The Stanford speech was a nearly perfect encapsulation of what is so corrupt about the disinformation discourse—which is, at this moment, frantically being redirected against Musk to force him into playing ball or being painted as a Russian stooge. In the same speech where he made the case for more censorship, even while hollowly proclaiming his commitment to free speech, Obama could not stop himself from echoing the single most destructive piece of disinformation of the modern political era—the establishment’s “big lie” that Russia swung the 2016 election for Donald Trump, a claim that has repeatedly been proved false but is kept alive because it makes such an effective political weapon.
Obama has to uphold the Russian collusion narrative, even if it means spreading disinformation himself, because that extraordinary claim established the basis for the joint government-tech company control over the information environment, which was expanded under COVID and he now wants to fortify. In the current system, which Musk is vowing to change, social media platforms take orders on censorship protocols from government officials and partisan functionaries with titles like “fact-checker” who work inside the complex of NGOs funded by the Democratic Party.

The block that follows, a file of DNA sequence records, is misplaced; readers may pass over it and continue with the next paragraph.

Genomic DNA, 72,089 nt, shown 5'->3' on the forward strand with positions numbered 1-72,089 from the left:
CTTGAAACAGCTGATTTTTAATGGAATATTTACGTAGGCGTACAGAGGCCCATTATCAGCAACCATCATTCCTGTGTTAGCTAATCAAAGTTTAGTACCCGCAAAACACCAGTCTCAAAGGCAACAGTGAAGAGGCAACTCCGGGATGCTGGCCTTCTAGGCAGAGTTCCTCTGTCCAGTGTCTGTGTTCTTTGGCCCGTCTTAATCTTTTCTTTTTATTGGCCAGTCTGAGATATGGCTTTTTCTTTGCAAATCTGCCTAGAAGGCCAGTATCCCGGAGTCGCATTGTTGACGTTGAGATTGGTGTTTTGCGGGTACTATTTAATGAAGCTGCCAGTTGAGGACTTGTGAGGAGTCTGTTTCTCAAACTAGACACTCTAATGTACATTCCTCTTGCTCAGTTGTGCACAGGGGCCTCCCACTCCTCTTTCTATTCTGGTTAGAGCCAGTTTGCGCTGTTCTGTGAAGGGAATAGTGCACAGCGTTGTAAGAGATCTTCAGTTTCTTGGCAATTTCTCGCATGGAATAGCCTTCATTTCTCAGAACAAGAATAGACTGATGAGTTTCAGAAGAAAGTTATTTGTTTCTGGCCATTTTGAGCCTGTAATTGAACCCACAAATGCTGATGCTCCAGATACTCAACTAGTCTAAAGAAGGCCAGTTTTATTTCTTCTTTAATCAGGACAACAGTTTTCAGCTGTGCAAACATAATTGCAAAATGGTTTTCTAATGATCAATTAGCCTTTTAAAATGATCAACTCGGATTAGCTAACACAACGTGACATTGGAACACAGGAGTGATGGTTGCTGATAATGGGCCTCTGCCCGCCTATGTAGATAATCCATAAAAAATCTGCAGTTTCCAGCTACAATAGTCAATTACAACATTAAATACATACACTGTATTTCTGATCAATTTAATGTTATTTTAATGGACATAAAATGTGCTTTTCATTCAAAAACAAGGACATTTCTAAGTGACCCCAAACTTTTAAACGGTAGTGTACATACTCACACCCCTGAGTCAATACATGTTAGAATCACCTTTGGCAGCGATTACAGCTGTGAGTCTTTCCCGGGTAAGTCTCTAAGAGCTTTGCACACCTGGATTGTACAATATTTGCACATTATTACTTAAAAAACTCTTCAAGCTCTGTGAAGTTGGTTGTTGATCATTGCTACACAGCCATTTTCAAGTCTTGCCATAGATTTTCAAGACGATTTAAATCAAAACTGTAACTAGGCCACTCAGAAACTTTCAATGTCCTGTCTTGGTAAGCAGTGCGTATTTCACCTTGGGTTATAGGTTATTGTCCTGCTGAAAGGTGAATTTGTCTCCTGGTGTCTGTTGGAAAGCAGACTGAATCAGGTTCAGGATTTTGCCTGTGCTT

If Obama, or President Biden for that matter, was serious about curtailing the power of the tech oligarchs, they would put aside the culture war rhetoric and act in the national interest by using antitrust laws to break up tech monopolies. That might actually restore political agency to American citizens and political sovereignty to the government. So why hasn’t that happened, and indeed won’t ever happen? Because the Democratic Party relies on the tech companies to fund its political campaigns and regulate what kind of information reaches voters.